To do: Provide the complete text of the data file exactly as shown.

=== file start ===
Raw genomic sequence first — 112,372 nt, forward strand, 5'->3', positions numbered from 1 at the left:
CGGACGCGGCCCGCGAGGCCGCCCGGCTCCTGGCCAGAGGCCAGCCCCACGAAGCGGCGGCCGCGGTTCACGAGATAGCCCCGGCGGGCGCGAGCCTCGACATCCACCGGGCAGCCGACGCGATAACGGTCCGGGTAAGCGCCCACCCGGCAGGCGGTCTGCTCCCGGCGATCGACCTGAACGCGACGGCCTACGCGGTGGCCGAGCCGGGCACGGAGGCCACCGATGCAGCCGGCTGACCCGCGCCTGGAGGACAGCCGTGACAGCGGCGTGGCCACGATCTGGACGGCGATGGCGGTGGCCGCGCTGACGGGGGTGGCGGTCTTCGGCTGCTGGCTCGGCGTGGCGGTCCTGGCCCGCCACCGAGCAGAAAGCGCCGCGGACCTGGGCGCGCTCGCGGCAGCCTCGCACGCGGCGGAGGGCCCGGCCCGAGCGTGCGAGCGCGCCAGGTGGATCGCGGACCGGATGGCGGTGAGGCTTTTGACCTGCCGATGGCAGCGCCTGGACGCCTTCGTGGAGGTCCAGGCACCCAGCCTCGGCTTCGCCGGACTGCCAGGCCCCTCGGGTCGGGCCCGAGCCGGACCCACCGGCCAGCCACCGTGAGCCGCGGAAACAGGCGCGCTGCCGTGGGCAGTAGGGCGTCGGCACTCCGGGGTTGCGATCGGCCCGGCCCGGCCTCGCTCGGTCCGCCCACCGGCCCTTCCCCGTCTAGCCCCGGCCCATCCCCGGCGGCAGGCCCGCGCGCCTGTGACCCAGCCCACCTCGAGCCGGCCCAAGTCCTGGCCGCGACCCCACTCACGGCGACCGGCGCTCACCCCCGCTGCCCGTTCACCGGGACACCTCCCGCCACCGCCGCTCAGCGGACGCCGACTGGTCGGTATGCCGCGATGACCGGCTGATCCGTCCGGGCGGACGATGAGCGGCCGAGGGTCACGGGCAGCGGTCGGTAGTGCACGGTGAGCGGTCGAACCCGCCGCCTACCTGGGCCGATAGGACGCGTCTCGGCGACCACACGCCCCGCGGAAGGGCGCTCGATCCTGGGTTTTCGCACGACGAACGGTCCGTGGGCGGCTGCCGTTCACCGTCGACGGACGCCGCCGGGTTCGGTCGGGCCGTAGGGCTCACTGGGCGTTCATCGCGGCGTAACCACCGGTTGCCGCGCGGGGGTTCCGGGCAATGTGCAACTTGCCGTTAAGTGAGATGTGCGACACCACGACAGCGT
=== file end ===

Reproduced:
Raw genomic sequence first — 112,372 nt, forward strand, 5'->3', positions numbered from 1 at the left:
CGGACGCGGCCCGCGAGGCCGCCCGGCTCCTGGCCAGAGGCCAGCCCCACGAAGCGGCGGCCGCGGTTCACGAGATAGCCCCGGCGGGCGCGAGCCTCGACATCCACCGGGCAGCCGACGCGATAACGGTCCGGGTAAGCGCCCACCCGGCAGGCGGTCTGCTCCCGGCGATCGACCTGAACGCGACGGCCTACGCGGTGGCCGAGCCGGGCACGGAGGCCACCGATGCAGCCGGCTGACCCGCGCCTGGAGGACAGCCGTGACAGCGGCGTGGCCACGATCTGGACGGCGATGGCGGTGGCCGCGCTGACGGGGGTGGCGGTCTTCGGCTGCTGGCTCGGCGTGGCGGTCCTGGCCCGCCACCGAGCAGAAAGCGCCGCGGACCTGGGCGCGCTCGCGGCAGCCTCGCACGCGGCGGAGGGCCCGGCCCGAGCGTGCGAGCGCGCCAGGTGGATCGCGGACCGGATGGCGGTGAGGCTTTTGACCTGCCGATGGCAGCGCCTGGACGCCTTCGTGGAGGTCCAGGCACCCAGCCTCGGCTTCGCCGGACTGCCAGGCCCCTCGGGTCGGGCCCGAGCCGGACCCACCGGCCAGCCACCGTGAGCCGCGGAAACAGGCGCGCTGCCGTGGGCAGTAGGGCGTCGGCACTCCGGGGTTGCGATCGGCCCGGCCCGGCCTCGCTCGGTCCGCCCACCGGCCCTTCCCCGTCTAGCCCCGGCCCATCCCCGGCGGCAGGCCCGCGCGCCTGTGACCCAGCCCACCTCGAGCCGGCCCAAGTCCTGGCCGCGACCCCACTCACGGCGACCGGCGCTCACCCCCGCTGCCCGTTCACCGGGACACCTCCCGCCACCGCCGCTCAGCGGACGCCGACTGGTCGGTATGCCGCGATGACCGGCTGATCCGTCCGGGCGGACGATGAGCGGCCGAGGGTCACGGGCAGCGGTCGGTAGTGCACGGTGAGCGGTCGAACCCGCCGCCTACCTGGGCCGATAGGACGCGTCTCGGCGACCACACGCCCCGCGGAAGGGCGCTCGATCCTGGGTTTTCGCACGACGAACGGTCCGTGGGCGGCTGCCGTTCACCGTCGACGGACGCCGCCGGGTTCGGTCGGGCCGTAGGGCTCACTGGGCGTTCATCGCGGCGTAACCACCGGTTGCCGCGCGGGGGTTCCGGGCAATGTGCAACTTGCCGTTAAGTGAGATGTGCGACACCACGACAGCGT